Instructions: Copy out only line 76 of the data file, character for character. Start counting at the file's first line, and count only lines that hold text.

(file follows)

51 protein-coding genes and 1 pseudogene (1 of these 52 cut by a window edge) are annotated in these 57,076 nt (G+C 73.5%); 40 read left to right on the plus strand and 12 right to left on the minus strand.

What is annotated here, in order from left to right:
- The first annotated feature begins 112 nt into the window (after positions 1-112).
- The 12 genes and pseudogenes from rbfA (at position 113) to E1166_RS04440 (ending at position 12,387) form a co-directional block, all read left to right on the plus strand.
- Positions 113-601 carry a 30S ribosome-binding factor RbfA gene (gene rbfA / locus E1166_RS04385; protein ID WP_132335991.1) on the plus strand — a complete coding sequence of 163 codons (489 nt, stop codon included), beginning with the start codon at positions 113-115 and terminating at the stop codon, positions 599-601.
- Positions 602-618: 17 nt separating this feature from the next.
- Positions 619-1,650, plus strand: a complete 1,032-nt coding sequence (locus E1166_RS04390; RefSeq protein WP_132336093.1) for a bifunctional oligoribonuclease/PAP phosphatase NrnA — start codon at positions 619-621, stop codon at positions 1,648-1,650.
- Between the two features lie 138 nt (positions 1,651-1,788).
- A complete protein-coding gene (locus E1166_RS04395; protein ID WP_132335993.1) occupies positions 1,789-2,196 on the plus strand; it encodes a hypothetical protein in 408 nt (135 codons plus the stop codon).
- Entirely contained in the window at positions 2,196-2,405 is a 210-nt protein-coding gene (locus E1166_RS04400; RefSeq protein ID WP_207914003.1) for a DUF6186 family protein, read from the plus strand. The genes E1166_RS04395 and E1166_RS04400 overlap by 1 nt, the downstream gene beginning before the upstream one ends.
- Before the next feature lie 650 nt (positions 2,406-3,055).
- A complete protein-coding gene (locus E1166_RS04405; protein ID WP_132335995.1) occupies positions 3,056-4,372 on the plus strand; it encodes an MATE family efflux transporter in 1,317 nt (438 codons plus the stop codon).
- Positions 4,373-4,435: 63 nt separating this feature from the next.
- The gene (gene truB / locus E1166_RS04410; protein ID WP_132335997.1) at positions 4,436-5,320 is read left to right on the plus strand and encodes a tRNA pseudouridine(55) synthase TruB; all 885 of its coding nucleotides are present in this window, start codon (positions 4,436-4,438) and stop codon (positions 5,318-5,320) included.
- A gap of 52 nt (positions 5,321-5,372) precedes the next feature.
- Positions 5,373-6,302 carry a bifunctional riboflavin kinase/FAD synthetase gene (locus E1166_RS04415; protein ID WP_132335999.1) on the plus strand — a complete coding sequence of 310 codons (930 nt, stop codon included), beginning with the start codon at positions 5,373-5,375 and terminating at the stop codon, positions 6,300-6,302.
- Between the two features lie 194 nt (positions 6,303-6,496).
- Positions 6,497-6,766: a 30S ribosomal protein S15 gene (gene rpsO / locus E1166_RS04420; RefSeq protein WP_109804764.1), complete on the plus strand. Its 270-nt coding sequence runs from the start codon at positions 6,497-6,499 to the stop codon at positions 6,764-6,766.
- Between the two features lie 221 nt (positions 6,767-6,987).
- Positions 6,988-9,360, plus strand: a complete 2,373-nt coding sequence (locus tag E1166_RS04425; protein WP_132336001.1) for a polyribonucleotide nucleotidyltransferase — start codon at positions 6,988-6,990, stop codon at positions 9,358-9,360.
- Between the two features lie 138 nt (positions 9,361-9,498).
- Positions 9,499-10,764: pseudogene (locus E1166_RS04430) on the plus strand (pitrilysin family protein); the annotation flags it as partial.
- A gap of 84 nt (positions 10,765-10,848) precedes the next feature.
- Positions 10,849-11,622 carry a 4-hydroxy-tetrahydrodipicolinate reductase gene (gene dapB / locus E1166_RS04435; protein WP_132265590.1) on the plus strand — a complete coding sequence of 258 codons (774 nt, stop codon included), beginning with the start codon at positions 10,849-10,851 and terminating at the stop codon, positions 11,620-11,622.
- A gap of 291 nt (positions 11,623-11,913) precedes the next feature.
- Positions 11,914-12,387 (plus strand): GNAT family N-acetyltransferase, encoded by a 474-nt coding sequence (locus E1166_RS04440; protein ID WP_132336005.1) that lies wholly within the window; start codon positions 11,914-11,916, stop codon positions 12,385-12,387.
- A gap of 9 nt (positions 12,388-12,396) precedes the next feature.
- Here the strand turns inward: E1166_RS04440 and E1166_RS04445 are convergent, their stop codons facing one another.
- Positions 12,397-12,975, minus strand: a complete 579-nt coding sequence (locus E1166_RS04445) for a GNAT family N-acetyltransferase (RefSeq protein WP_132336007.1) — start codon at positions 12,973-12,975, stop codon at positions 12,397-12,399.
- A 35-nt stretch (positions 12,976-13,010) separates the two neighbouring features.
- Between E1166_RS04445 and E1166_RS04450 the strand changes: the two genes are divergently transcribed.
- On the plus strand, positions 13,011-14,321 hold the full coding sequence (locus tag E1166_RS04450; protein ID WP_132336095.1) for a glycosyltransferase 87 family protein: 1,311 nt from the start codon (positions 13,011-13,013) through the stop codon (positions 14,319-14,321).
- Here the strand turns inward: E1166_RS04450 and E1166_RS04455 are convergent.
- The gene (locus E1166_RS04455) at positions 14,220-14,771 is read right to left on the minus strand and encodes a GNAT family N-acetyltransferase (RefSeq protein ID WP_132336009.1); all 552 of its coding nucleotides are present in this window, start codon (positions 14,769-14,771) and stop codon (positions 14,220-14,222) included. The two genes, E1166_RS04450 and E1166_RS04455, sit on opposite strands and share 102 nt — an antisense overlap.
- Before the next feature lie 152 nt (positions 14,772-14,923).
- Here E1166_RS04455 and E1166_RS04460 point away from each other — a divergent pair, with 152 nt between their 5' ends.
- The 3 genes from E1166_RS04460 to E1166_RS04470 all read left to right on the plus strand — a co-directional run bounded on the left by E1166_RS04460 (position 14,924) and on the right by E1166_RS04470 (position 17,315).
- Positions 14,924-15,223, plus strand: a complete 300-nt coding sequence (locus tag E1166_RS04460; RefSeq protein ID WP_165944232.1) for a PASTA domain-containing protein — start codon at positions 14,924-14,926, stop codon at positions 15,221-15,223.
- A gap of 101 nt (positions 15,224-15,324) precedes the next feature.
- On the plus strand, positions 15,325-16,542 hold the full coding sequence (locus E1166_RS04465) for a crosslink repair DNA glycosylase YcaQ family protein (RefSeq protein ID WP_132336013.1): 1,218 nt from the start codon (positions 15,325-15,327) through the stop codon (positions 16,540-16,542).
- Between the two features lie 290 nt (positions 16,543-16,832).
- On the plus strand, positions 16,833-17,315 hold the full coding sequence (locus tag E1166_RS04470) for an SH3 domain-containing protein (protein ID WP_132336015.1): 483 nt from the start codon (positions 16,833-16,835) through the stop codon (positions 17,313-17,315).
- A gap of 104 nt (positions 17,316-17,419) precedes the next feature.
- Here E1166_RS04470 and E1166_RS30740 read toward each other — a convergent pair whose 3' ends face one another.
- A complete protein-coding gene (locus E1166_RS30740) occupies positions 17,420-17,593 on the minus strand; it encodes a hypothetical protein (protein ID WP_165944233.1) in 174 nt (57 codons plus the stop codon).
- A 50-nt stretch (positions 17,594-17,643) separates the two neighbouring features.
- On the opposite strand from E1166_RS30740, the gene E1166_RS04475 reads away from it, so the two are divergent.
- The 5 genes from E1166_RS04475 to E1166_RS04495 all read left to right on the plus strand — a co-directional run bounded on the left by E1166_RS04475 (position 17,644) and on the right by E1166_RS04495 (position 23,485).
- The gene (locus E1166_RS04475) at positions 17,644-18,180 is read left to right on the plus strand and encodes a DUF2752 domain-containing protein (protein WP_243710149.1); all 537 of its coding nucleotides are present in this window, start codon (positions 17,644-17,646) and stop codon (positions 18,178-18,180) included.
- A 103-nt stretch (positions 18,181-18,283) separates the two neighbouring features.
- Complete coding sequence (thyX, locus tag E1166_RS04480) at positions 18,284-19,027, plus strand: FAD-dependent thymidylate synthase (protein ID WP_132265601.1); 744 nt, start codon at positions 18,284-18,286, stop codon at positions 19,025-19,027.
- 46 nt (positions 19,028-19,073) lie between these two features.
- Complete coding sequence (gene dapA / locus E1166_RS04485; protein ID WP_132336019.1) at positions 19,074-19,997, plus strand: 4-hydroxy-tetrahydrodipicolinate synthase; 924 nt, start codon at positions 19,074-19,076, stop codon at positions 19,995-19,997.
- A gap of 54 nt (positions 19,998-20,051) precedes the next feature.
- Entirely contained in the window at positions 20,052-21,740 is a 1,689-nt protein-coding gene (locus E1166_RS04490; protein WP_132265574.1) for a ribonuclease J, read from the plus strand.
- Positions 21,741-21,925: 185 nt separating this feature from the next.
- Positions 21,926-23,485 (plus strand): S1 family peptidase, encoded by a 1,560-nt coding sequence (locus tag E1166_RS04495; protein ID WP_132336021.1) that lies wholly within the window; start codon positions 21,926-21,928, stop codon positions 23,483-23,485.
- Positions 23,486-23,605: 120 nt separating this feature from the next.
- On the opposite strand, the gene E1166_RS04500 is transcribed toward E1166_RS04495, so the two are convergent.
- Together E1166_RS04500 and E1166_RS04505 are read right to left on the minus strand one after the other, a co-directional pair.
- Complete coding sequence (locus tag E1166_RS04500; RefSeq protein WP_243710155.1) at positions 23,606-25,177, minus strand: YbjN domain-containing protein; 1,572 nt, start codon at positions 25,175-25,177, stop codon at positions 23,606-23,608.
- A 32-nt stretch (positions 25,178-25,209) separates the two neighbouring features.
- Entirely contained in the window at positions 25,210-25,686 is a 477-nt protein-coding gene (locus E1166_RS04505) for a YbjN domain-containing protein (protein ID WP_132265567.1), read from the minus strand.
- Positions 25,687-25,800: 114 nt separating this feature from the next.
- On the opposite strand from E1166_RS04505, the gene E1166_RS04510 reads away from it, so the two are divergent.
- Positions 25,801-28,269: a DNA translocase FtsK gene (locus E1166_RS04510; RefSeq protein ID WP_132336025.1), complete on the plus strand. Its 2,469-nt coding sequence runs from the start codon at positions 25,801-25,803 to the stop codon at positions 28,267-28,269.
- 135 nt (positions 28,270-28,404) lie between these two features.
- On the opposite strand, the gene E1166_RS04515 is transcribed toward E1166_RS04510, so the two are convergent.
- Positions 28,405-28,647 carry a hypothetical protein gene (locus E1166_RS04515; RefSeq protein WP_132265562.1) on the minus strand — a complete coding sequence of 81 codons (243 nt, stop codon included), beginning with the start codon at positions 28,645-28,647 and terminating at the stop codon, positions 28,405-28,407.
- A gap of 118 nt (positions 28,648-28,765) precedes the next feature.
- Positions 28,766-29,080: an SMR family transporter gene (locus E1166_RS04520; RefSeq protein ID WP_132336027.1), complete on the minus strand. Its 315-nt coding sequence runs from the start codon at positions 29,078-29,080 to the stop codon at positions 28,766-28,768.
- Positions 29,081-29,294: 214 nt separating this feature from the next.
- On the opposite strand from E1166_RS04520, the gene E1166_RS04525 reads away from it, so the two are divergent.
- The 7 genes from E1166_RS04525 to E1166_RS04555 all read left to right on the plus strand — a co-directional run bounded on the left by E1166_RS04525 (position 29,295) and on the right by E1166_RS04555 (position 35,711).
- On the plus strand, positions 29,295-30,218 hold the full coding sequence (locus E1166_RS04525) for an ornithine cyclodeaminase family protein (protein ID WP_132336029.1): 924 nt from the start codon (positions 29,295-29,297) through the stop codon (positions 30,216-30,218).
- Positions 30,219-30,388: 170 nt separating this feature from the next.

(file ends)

- Positions 30,219-30,388: 170 nt separating this feature from the next.